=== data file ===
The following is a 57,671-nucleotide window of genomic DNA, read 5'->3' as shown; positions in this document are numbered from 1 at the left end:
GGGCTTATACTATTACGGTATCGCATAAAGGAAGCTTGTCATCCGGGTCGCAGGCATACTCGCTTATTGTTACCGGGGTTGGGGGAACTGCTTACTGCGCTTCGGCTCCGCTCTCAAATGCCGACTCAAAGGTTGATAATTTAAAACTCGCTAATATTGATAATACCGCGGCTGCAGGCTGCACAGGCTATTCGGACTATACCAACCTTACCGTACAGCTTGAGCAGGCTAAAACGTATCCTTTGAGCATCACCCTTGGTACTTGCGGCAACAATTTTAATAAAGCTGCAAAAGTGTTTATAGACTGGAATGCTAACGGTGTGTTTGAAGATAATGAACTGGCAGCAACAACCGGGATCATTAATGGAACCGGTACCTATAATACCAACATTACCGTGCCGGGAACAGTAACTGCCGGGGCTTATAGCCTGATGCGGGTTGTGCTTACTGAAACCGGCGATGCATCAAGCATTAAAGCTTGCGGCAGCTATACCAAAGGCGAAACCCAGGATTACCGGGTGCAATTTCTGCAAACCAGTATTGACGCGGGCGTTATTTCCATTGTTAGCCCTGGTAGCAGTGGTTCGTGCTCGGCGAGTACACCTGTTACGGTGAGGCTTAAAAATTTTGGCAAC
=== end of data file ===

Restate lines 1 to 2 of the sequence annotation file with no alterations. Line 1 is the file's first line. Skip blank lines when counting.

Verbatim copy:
The following is a 57,671-nucleotide window of genomic DNA, read 5'->3' as shown; positions in this document are numbered from 1 at the left end:
GGGCTTATACTATTACGGTATCGCATAAAGGAAGCTTGTCATCCGGGTCGCAGGCATACTCGCTTATTGTTACCGGGGTTGGGGGAACTGCTTACTGCGCTTCGGCTCCGCTCTCAAATGCCGACTCAAAGGTTGATAATTTAAAACTCGCTAATATTGATAATACCGCGGCTGCAGGCTGCACAGGCTATTCGGACTATACCAACCTTACCGTACAGCTTGAGCAGGCTAAAACGTATCCTTTGAGCATCACCCTTGGTACTTGCGGCAACAATTTTAATAAAGCTGCAAAAGTGTTTATAGACTGGAATGCTAACGGTGTGTTTGAAGATAATGAACTGGCAGCAACAACCGGGATCATTAATGGAACCGGTACCTATAATACCAACATTACCGTGCCGGGAACAGTAACTGCCGGGGCTTATAGCCTGATGCGGGTTGTGCTTACTGAAACCGGCGATGCATCAAGCATTAAAGCTTGCGGCAGCTATACCAAAGGCGAAACCCAGGATTACCGGGTGCAATTTCTGCAAACCAGTATTGACGCGGGCGTTATTTCCATTGTTAGCCCTGGTAGCAGTGGTTCGTGCTCGGCGAGTACACCTGTTACGGTGAGGCTTAAAAATTTTGGCAAC